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recapitulate

[ree-kuh-pich-uh-leyt]
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verb (used with object), re·ca·pit·u·lated, re·ca·pit·u·lat·ing.
  1. to review by a brief summary, as at the end of a speech or discussion; summarize.
  2. Biology. (of an organism) to repeat (ancestral evolutionary stages) in its development.
  3. Music. to restate (the exposition) in a sonata-form movement.
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verb (used without object), re·ca·pit·u·lated, re·ca·pit·u·lat·ing.
  1. to sum up statements or matters.
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Origin of recapitulate

1560–70; < Late Latin recapitulātus (past participle of recapitulāre), equivalent to re- re- + capitulātus; see capitulate
Can be confusedcapitulate recapitulate

Synonyms for recapitulate

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1. See repeat.
Dictionary.com Unabridged Based on the Random House Unabridged Dictionary, © Random House, Inc. 2018

Related Words for recapitulate

recap, rehash, reiterate, repeat, outline, review, epitomize, rephrase, reword, recount, restate, summarize, paraphrase, replay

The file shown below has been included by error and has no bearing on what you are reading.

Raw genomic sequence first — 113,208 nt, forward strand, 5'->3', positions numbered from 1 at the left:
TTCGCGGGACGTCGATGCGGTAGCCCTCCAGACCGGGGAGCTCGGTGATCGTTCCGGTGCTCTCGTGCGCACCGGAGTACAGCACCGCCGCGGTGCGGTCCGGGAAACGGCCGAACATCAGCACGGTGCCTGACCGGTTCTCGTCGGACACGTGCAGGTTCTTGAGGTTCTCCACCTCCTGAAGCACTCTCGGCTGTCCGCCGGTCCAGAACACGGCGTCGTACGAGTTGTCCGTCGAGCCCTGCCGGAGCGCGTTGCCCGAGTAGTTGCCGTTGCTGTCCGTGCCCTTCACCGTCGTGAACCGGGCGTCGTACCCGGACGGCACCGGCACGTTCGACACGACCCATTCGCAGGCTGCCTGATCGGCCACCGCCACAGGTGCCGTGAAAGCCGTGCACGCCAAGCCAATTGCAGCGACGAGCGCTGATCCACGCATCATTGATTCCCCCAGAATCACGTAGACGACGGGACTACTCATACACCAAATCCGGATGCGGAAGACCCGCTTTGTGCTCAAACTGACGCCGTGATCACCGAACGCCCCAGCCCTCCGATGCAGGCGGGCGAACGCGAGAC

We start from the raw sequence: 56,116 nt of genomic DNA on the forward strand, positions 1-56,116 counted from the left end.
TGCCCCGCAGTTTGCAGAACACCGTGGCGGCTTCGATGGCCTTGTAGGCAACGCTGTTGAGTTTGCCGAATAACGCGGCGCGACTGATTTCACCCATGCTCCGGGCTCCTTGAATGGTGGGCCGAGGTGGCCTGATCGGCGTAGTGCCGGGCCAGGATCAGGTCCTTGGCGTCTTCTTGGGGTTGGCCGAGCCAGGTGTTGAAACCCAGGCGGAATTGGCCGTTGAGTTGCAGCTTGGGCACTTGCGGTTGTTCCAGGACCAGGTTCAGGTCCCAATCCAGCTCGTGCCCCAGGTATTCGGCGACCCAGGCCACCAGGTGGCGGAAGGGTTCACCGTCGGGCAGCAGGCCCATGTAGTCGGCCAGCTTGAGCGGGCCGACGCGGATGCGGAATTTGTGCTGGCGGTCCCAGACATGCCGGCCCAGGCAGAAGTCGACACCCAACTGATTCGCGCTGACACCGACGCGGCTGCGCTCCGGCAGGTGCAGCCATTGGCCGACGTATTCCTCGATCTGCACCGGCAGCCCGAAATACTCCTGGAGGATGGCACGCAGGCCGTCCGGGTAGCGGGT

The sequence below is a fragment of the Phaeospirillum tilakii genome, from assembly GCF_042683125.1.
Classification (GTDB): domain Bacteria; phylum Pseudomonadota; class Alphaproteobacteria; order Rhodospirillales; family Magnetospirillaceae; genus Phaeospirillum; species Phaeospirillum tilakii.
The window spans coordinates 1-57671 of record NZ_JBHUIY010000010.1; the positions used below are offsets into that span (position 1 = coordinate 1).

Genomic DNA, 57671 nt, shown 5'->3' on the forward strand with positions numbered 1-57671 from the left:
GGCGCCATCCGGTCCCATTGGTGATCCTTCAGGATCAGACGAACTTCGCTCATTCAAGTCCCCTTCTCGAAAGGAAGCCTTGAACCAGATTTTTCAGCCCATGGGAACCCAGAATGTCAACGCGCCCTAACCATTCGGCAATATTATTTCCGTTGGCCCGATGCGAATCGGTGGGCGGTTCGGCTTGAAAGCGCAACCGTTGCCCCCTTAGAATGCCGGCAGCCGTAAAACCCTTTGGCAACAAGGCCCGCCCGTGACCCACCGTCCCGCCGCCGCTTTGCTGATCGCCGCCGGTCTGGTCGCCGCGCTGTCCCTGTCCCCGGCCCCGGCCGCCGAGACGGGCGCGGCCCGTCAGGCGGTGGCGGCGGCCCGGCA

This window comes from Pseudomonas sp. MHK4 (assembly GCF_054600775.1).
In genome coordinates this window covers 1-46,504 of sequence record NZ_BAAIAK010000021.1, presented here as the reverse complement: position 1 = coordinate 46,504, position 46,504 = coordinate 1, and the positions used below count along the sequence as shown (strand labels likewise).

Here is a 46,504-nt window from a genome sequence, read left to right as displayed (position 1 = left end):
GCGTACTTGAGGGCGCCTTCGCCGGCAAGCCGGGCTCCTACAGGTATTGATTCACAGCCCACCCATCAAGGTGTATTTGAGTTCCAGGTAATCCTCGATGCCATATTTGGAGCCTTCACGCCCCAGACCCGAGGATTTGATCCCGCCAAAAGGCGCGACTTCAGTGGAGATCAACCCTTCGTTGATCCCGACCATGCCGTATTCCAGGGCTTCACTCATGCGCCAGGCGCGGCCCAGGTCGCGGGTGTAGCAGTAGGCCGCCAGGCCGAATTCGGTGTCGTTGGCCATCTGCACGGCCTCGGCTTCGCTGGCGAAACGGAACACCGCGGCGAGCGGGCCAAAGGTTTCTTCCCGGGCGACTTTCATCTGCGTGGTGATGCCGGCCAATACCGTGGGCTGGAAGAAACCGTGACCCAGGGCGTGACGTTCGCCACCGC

Examples from the Web for recapitulate

Historical Examples of recapitulate

  • He shook his head and mournfully began to recapitulate the day he had just spent.

    Fruitfulness

    Emile Zola

  • Like Socrates, we may recapitulate the virtues of the philosopher.

  • And here let me recapitulate—for there is no harm in repetition.

    Phaedo

    Plato

  • So that there may be no misunderstandings, I will recapitulate.

    Captain Blood

    Rafael Sabatini

  • He was impelled to recapitulate his injunctions; but he forbore.

    The Lion's Skin

    Rafael Sabatini


British Dictionary definitions for recapitulate

recapitulate

verb
  1. to restate the main points of (an argument, speech, etc); summarize
  2. (tr) (of an animal) to repeat (stages of its evolutionary development) during the embryonic stages of its life
  3. to repeat at some point during a piece of music (material used earlier in the same work)
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Derived Formsrecapitulative or recapitulatory, adjective

Word Origin for recapitulate

C16: from Late Latin recapitulāre, literally: to put back under headings; see capitulate
Collins English Dictionary - Complete & Unabridged 2012 Digital Edition © William Collins Sons & Co. Ltd. 1979, 1986 © HarperCollins Publishers 1998, 2000, 2003, 2005, 2006, 2007, 2009, 2012

Word Origin and History for recapitulate

v.

1560s, back-formation from recapitulation and also from Late Latin recapitulatus, past participle of recapitulare. Related: Recapitulated; recapitulating.

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Online Etymology Dictionary, © 2010 Douglas Harper